This is a guest post by Dead Derrick.
In 2011, many dark dramas were gracing the screens of art house theaters. Films like “Martha Marcy May Marlene,” “Take Shelter,” “The Devil’s Double” and “The Woman” were making their way across the festival circuit with big buzz behind them. However, there’s one film that’s far more disturbing than any of those films. I speak of Jodie Foster’s directorial effort “The Beaver!”
Why would I be writing about a drama on a horror website? Because this film easily could be taken as an unintentional psychological horror flick.
Meet Walter Black. He’s a depressed toy company CEO who’s seriously contemplating suicide after his wife leaves him and takes the kids. After trying to kill himself, Walter stumbles across a beaver hand puppet that just happened to be lying in a dumpster. Then, seemingly, in a split second, Walter develops a split personality disorder (because apparently that’s how that psychological condition works). Now, Walter has a beaver puppet named… wait for it… the Beaver! So imaginative.
Much like egotistical psychiatrist Dr. Leo Marvin in “What About Bob,” Walter uses the hand puppet as his means to communication. However, unlike Marvin, Walter is not trained in treating mental health problems, so even though he walks around touting a card that announces that the Beaver is a therapeutic puppet, it’s really not solving any of his problems. It’s just a symptom of his psychosis.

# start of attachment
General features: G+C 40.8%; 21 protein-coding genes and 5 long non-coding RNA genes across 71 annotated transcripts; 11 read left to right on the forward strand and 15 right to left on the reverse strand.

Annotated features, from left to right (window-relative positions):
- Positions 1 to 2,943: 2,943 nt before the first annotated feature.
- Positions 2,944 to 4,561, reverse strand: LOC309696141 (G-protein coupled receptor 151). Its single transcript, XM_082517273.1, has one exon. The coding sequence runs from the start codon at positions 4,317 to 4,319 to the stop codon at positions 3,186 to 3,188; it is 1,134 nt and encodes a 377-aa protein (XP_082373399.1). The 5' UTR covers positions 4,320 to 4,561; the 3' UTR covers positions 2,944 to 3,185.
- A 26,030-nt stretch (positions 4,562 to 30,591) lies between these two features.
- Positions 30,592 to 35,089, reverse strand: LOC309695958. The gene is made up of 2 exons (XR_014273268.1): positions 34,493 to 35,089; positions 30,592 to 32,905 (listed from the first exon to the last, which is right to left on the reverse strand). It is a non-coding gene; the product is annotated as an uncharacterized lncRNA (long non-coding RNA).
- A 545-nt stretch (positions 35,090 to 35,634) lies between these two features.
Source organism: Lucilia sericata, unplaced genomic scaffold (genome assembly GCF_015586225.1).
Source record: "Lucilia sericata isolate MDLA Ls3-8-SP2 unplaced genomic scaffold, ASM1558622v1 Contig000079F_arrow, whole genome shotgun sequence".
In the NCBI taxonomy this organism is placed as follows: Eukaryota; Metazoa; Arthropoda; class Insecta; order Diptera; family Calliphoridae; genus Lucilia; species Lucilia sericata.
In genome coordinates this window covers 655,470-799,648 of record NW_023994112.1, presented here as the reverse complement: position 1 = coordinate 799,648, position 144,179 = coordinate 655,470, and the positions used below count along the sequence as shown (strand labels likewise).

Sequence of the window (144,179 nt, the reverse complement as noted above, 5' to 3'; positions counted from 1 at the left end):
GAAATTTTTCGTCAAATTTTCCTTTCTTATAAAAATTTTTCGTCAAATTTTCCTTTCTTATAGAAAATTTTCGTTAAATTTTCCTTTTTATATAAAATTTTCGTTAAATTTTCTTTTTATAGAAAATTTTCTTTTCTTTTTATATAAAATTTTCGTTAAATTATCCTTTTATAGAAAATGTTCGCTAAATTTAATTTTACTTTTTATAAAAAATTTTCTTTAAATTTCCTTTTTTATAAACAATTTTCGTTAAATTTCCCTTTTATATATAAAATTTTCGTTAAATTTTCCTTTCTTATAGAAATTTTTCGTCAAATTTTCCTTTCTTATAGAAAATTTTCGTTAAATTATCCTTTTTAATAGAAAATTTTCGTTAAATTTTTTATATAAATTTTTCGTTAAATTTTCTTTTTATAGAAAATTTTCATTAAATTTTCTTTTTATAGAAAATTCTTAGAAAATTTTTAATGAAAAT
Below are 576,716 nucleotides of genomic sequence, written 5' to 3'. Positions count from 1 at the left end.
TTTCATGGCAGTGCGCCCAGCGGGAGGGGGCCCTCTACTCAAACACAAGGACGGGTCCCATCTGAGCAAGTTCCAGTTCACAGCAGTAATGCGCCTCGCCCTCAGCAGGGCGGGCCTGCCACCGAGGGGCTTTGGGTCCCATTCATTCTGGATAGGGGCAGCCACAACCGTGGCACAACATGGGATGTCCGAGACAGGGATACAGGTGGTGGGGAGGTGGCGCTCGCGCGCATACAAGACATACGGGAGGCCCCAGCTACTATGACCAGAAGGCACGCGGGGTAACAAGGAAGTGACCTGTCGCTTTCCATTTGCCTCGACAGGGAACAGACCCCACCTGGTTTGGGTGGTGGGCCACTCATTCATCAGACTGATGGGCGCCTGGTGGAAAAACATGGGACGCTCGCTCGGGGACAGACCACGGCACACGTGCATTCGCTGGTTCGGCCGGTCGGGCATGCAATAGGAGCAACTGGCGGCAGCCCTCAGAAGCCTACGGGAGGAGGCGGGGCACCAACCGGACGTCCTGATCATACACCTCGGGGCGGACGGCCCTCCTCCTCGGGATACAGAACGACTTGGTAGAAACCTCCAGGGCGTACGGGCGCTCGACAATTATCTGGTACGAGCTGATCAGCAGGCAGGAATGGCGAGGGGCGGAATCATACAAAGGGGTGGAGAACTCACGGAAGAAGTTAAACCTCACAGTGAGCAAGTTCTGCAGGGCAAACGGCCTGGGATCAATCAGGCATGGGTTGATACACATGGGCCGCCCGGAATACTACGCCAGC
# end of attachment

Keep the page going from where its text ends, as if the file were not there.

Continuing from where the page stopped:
Using the Beaver a mouthpiece to magically fix his broken family situation and bond with his children, Walter’s life is suddenly booming thanks to the Beaver. Little does Walter know that the Beaver is watching… waiting… for his time to draw near!
Can you see how much that plot synopsis sounded like a horror film? Would it be any surprise to describe it as a quirky comedy? Well, neither of those are the case, as “The Beaver” is touted as a serious drama tackling alcoholism and depression. In its stupid backwards way of tacking such a complex mental illness, “The Beaver” insults to the viewer’s intelligence, and is highly offensive to anyone who’s ever suffered from a mental issue.
“The Beaver” boils the entire essence of one man’s struggle to come to terms with immense loss into a story about a chump that needs a puppet to communicate with the outside world, whom then struggles to rid himself of that very puppet once he realizes that its taken over his life.
In a move that desperately cries, “Fuck it! I don’t have a career to speak of anymore,” Mel Gibson plays Walter, a poor, alcoholic, down on his luck salesman. However instead of playing him as a sympathetic character, he instead decides to make him as unlikable as possible. I understand that we’re supposed to take into consideration that he’s suffering from severe depression, but it also helps if we see the goodness in this man before being expected to automatically care about his puppety plight.
The rest of the cast don’t necessarily sell their roles either, with director/actor Jodie Foster being unusually accepting of her husband’s new self prescribed treatment. She’s so enamored with the Beaver, it’s frightening. When she tries to have a tearful conversation about fighting for his recovery while the dead lifeless eyes of the Beaver stare at her from mere feet away, you can’t help but wonder what mental state she is in. Even more strange is how his professional workers welcome a new brand of beaver products that the Beaver informs them that they are going to make. (That latter statement sounded really dirty, but they’re children’s toys, I promise.)
“The Beaver” is a surreal trip into the Stepford Wives land, with no one even batting an eye at how bizarre and unhinged Walter has become. This in itself, is why it is more like a horror film than anything else.